My product model contains some items

 => #<Product id: 10, name: "Blue jeans" >

I'm now importing some product parameters from another dataset, but there are inconsistencies in the spelling of the names. For instance, in the other dataset, Blue jeans could be spelled Blue Jeans.

I wanted to Product.find_or_create_by_name("Blue Jeans"), but this will create a new product, almost identical to the first. What are my options if I want to find and compare the lowercased name.

Performance issues is not really important here: There are only 100-200 products, and I want to run this as a migration that imports the data.

Any ideas?

21 Answers 21


You'll probably have to be more verbose here

name = "Blue Jeans"
model = Product.where('lower(name) = ?', name.downcase).first 
model ||= Product.create(:name => name)
  • 5
    @botbot's comment does not apply to strings from user input. "#$$" is a little-known shortcut for escaping global variables with Ruby string interpolation. It's equivalent to "#{$$}". But string interpolation doesn't happen to user-input strings. Try these in Irb to see the difference: "$##" and '$##'. The first is interpolated (double-quotes). The second is not. User input never gets interpolated. Commented Jan 23, 2013 at 19:47
  • 6
    Just to note that find(:first)is deprecated, and the option now is to use #first. Thus, Product.first(conditions: [ "lower(name) = ?", name.downcase ]) Commented Apr 15, 2013 at 14:47
  • 3
    You don't need to do all this work. Use the built-in Arel library or Squeel
    – Dogweather
    Commented Dec 6, 2013 at 21:06
  • 19
    In Rails 4 you can now do model = Product.where('lower(name) = ?', name.downcase).first_or_create Commented May 6, 2014 at 19:27
  • 1
    @DerekLucas although it's possible to do so in Rails 4, this method might cause an unexpected behavior. Suppose we have after_create callback in Product model and inside the callback, we have where clause, e.g. products = Product.where(country: 'us'). In this case, the where clauses are chained as callbacks execute within the context of the scope. Just FYI.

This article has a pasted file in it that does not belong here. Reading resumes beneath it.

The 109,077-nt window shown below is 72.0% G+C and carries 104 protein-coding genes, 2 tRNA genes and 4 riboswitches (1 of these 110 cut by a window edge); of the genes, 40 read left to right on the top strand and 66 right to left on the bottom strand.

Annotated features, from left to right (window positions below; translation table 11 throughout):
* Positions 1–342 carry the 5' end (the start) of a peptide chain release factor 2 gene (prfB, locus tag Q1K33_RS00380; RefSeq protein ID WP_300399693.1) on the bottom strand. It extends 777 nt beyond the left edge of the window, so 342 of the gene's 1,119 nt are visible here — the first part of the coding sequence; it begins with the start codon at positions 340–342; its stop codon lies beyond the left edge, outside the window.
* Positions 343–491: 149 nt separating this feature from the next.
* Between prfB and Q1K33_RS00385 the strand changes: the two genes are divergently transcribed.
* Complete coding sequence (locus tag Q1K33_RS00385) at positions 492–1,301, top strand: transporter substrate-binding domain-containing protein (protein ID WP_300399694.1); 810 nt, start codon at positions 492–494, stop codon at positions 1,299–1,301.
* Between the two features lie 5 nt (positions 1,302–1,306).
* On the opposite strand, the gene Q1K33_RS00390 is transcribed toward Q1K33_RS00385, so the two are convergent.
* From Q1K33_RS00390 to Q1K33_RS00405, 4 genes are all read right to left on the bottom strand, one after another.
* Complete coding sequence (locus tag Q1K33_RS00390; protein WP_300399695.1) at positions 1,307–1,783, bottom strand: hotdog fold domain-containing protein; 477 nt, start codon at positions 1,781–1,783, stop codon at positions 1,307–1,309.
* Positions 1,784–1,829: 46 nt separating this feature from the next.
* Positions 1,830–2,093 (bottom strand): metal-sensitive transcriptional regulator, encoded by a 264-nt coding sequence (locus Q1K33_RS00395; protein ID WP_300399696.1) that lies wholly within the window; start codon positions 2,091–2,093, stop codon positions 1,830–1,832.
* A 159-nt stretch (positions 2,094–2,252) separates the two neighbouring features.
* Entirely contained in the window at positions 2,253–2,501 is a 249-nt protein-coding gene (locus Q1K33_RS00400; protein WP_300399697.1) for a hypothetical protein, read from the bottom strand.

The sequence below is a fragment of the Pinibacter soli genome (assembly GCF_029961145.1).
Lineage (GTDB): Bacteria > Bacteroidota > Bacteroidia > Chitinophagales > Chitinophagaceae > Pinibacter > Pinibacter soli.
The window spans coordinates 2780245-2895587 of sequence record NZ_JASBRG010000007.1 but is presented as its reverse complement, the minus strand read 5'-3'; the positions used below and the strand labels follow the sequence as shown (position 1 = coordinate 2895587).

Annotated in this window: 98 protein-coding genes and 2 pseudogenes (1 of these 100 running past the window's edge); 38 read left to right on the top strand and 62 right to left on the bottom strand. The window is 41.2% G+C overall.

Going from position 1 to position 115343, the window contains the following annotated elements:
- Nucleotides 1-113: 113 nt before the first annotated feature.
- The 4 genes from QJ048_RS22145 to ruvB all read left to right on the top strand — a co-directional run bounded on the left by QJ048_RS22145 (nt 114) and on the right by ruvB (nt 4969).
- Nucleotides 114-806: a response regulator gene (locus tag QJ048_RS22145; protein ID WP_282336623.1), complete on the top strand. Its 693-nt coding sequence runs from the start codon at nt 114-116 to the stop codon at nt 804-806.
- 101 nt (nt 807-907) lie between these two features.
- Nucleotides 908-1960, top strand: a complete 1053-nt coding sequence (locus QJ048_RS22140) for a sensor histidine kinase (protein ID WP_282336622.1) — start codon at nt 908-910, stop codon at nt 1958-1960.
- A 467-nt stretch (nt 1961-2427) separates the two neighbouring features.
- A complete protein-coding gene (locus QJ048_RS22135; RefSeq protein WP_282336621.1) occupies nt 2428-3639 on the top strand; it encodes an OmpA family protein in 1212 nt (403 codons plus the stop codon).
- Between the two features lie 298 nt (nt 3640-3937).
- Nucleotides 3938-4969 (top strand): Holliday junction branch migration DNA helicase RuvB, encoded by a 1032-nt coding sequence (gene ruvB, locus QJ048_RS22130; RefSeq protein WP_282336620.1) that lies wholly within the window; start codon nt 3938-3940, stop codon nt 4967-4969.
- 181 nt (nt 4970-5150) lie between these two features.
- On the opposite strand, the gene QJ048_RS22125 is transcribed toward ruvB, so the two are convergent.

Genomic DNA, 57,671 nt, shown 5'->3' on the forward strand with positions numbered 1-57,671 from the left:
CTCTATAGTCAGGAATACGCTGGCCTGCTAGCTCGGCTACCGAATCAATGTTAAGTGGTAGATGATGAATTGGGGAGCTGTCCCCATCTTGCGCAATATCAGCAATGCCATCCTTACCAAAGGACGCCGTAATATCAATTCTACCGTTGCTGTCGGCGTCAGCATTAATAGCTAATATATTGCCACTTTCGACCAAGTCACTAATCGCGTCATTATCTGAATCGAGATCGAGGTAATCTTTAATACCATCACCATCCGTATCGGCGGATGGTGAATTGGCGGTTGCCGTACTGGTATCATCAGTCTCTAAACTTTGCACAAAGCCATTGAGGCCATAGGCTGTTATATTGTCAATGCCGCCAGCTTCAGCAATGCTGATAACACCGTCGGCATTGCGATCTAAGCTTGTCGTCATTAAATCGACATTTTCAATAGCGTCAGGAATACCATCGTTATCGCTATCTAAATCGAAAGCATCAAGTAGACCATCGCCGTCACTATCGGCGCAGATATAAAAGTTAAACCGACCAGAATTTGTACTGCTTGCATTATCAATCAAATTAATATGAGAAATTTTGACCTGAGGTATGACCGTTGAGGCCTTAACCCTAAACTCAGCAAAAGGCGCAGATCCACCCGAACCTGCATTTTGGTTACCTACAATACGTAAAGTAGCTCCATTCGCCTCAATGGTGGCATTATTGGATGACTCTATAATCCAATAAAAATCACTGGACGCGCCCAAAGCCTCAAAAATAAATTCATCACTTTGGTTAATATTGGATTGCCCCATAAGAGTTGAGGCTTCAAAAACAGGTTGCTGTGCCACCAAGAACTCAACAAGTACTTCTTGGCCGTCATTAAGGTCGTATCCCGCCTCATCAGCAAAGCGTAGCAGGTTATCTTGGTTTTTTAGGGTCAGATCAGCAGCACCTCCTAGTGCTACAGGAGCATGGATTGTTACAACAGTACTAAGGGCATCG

– elquimista
    Commented Mar 4, 2016 at 8:57

This is a complete setup in Rails, for my own reference. I'm happy if it helps you too.

the query:

Product.where("lower(name) = ?", name.downcase).first

the validator:

validates :name, presence: true, uniqueness: {case_sensitive: false}

the index (answer from Case-insensitive unique index in Rails/ActiveRecord?):

execute "CREATE UNIQUE INDEX index_products_on_lower_name ON products USING btree (lower(name));"

I wish there was a more beautiful way to do the first and the last, but then again, Rails and ActiveRecord is open source, we shouldn't complain - we can implement it ourselves and send pull request.

  • 8
    Thanks for the credit on creating the case-insensitive index in PostgreSQL. Credit back to you for showing how to use it in Rails! One additional note: if you use a standard finder, e.g. find_by_name, it still does an exact match. You have to write custom finders, similar to your "query" line above, if you want your search to be case-insensitive.
    – Mark Berry
    Commented Oct 1, 2013 at 2:09
  • Considering that find(:first, ...) is now deprecated, I think this is the most proper answer.
    – user
    Commented Feb 7, 2014 at 6:44
  • is name.downcase needed? It seems to work with Product.where("lower(name) = ?", name).first
    – Jordan
    Commented Dec 17, 2014 at 23:23
  • 1
    @Jordan have you tried that with names having capital letters?
    – oma
    Commented Dec 21, 2014 at 0:15
  • 1
    @Jordan, perhaps not too important, but we should strive for accuracy on SO as we are helping others :)
    – oma
    Commented Jan 8, 2015 at 10:40

If you are using Postegres and Rails 4+, then you have the option of using column type CITEXT, which will allow case insensitive queries without having to write out the query logic.

The migration:

def change
  enable_extension :citext
  change_column :products, :name, :citext
  add_index :products, :name, unique: true # If you want to index the product names

And to test it out you should expect the following:

Product.create! name: 'jOgGers'
=> #<Product id: 1, name: "jOgGers">

Product.find_by(name: 'joggers')
=> #<Product id: 1, name: "jOgGers">

Product.find_by(name: 'JOGGERS')
=> #<Product id: 1, name: "jOgGers">

Several comments refer to Arel, without providing an example.